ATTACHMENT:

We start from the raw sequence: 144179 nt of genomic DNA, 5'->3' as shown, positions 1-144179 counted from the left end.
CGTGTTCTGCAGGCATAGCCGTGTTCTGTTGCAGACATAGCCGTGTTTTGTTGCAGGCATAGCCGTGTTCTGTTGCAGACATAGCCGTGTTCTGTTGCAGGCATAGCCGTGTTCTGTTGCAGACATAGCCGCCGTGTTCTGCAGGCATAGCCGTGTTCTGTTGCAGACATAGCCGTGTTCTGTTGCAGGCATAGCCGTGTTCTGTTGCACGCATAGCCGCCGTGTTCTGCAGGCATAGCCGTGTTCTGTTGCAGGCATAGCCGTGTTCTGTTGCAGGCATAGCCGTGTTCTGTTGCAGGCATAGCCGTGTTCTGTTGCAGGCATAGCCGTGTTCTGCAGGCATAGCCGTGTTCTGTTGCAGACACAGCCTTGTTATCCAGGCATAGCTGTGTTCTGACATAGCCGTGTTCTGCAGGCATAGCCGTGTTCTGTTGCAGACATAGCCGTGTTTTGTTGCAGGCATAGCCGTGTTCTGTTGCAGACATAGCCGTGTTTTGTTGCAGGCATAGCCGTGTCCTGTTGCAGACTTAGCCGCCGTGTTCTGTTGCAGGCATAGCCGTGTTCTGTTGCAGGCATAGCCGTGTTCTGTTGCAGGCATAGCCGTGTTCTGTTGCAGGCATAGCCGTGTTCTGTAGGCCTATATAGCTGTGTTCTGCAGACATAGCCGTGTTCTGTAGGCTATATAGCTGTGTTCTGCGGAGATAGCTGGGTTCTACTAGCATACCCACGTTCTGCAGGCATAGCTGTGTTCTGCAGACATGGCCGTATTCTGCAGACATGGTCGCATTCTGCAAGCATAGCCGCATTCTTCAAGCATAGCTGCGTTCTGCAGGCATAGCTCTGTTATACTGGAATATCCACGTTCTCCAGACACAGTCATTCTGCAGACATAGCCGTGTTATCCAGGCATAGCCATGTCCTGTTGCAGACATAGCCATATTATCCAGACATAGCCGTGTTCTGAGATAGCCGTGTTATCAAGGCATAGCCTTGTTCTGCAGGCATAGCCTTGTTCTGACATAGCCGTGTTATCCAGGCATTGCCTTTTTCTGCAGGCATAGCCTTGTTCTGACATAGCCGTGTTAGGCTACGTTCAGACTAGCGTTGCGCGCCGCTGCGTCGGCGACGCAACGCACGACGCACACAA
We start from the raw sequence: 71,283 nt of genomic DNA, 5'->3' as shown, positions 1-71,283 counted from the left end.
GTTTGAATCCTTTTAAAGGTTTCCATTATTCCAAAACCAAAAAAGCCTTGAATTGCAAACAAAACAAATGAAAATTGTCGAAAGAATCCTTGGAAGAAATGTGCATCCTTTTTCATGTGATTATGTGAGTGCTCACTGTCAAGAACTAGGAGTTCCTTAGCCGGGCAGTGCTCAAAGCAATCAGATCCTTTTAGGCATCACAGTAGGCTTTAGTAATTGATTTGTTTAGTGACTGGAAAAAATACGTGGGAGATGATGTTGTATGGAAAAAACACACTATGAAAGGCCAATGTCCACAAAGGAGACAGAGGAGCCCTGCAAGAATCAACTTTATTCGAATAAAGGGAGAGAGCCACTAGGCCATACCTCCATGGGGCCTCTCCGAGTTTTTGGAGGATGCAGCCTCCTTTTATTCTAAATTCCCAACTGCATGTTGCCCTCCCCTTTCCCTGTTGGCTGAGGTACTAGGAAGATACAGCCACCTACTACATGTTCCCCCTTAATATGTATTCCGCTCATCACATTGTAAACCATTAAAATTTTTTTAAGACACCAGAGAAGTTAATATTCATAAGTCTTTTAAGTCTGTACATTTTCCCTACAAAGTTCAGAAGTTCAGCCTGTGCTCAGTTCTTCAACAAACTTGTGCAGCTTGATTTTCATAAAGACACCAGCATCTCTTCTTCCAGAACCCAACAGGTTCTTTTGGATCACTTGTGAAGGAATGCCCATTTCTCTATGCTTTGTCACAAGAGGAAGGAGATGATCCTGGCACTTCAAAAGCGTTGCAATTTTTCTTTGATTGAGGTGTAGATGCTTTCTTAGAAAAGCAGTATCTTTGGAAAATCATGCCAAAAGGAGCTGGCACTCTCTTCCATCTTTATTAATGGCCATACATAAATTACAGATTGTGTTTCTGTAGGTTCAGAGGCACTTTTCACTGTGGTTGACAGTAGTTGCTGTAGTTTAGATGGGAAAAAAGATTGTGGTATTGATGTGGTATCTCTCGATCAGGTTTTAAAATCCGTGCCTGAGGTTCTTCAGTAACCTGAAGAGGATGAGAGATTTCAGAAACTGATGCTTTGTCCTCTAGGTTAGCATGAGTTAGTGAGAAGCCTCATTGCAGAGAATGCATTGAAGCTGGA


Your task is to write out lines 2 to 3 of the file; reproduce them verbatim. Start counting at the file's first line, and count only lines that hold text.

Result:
CGTGTTCTGCAGGCATAGCCGTGTTCTGTTGCAGACATAGCCGTGTTTTGTTGCAGGCATAGCCGTGTTCTGTTGCAGACATAGCCGTGTTCTGTTGCAGGCATAGCCGTGTTCTGTTGCAGACATAGCCGCCGTGTTCTGCAGGCATAGCCGTGTTCTGTTGCAGACATAGCCGTGTTCTGTTGCAGGCATAGCCGTGTTCTGTTGCACGCATAGCCGCCGTGTTCTGCAGGCATAGCCGTGTTCTGTTGCAGGCATAGCCGTGTTCTGTTGCAGGCATAGCCGTGTTCTGTTGCAGGCATAGCCGTGTTCTGTTGCAGGCATAGCCGTGTTCTGCAGGCATAGCCGTGTTCTGTTGCAGACACAGCCTTGTTATCCAGGCATAGCTGTGTTCTGACATAGCCGTGTTCTGCAGGCATAGCCGTGTTCTGTTGCAGACATAGCCGTGTTTTGTTGCAGGCATAGCCGTGTTCTGTTGCAGACATAGCCGTGTTTTGTTGCAGGCATAGCCGTGTCCTGTTGCAGACTTAGCCGCCGTGTTCTGTTGCAGGCATAGCCGTGTTCTGTTGCAGGCATAGCCGTGTTCTGTTGCAGGCATAGCCGTGTTCTGTTGCAGGCATAGCCGTGTTCTGTAGGCCTATATAGCTGTGTTCTGCAGACATAGCCGTGTTCTGTAGGCTATATAGCTGTGTTCTGCGGAGATAGCTGGGTTCTACTAGCATACCCACGTTCTGCAGGCATAGCTGTGTTCTGCAGACATGGCCGTATTCTGCAGACATGGTCGCATTCTGCAAGCATAGCCGCATTCTTCAAGCATAGCTGCGTTCTGCAGGCATAGCTCTGTTATACTGGAATATCCACGTTCTCCAGACACAGTCATTCTGCAGACATAGCCGTGTTATCCAGGCATAGCCATGTCCTGTTGCAGACATAGCCATATTATCCAGACATAGCCGTGTTCTGAGATAGCCGTGTTATCAAGGCATAGCCTTGTTCTGCAGGCATAGCCTTGTTCTGACATAGCCGTGTTATCCAGGCATTGCCTTTTTCTGCAGGCATAGCCTTGTTCTGACATAGCCGTGTTAGGCTACGTTCAGACTAGCGTTGCGCGCCGCTGCGTCGGCGACGCAACGCACGACGCACACAA
We start from the raw sequence: 71,283 nt of genomic DNA, 5'->3' as shown, positions 1-71,283 counted from the left end.